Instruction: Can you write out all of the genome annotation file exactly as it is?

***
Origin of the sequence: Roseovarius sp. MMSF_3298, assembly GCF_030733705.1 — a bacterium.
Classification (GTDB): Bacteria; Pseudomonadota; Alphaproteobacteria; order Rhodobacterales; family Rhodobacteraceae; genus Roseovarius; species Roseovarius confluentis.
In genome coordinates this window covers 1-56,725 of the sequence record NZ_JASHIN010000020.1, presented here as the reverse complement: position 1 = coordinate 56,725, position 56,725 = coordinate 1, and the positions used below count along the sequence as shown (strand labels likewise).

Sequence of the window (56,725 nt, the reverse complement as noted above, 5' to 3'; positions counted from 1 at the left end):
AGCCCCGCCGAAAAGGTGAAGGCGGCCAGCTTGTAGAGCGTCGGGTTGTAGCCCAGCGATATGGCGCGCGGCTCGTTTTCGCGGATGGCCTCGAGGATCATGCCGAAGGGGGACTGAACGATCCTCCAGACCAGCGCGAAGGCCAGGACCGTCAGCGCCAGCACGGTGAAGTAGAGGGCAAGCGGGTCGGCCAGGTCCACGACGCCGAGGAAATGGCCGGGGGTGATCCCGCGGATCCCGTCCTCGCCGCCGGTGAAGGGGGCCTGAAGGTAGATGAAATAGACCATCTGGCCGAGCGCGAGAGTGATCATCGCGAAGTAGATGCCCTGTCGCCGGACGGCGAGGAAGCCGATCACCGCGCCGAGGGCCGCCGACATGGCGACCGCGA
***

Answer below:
Origin of the sequence: Roseovarius sp. MMSF_3298, assembly GCF_030733705.1 — a bacterium.
Classification (GTDB): Bacteria; Pseudomonadota; Alphaproteobacteria; order Rhodobacterales; family Rhodobacteraceae; genus Roseovarius; species Roseovarius confluentis.
In genome coordinates this window covers 1-56,725 of the sequence record NZ_JASHIN010000020.1, presented here as the reverse complement: position 1 = coordinate 56,725, position 56,725 = coordinate 1, and the positions used below count along the sequence as shown (strand labels likewise).

Sequence of the window (56,725 nt, the reverse complement as noted above, 5' to 3'; positions counted from 1 at the left end):
AGCCCCGCCGAAAAGGTGAAGGCGGCCAGCTTGTAGAGCGTCGGGTTGTAGCCCAGCGATATGGCGCGCGGCTCGTTTTCGCGGATGGCCTCGAGGATCATGCCGAAGGGGGACTGAACGATCCTCCAGACCAGCGCGAAGGCCAGGACCGTCAGCGCCAGCACGGTGAAGTAGAGGGCAAGCGGGTCGGCCAGGTCCACGACGCCGAGGAAATGGCCGGGGGTGATCCCGCGGATCCCGTCCTCGCCGCCGGTGAAGGGGGCCTGAAGGTAGATGAAATAGACCATCTGGCCGAGCGCGAGAGTGATCATCGCGAAGTAGATGCCCTGTCGCCGGACGGCGAGGAAGCCGATCACCGCGCCGAGGGCCGCCGACATGGCGACCGCGA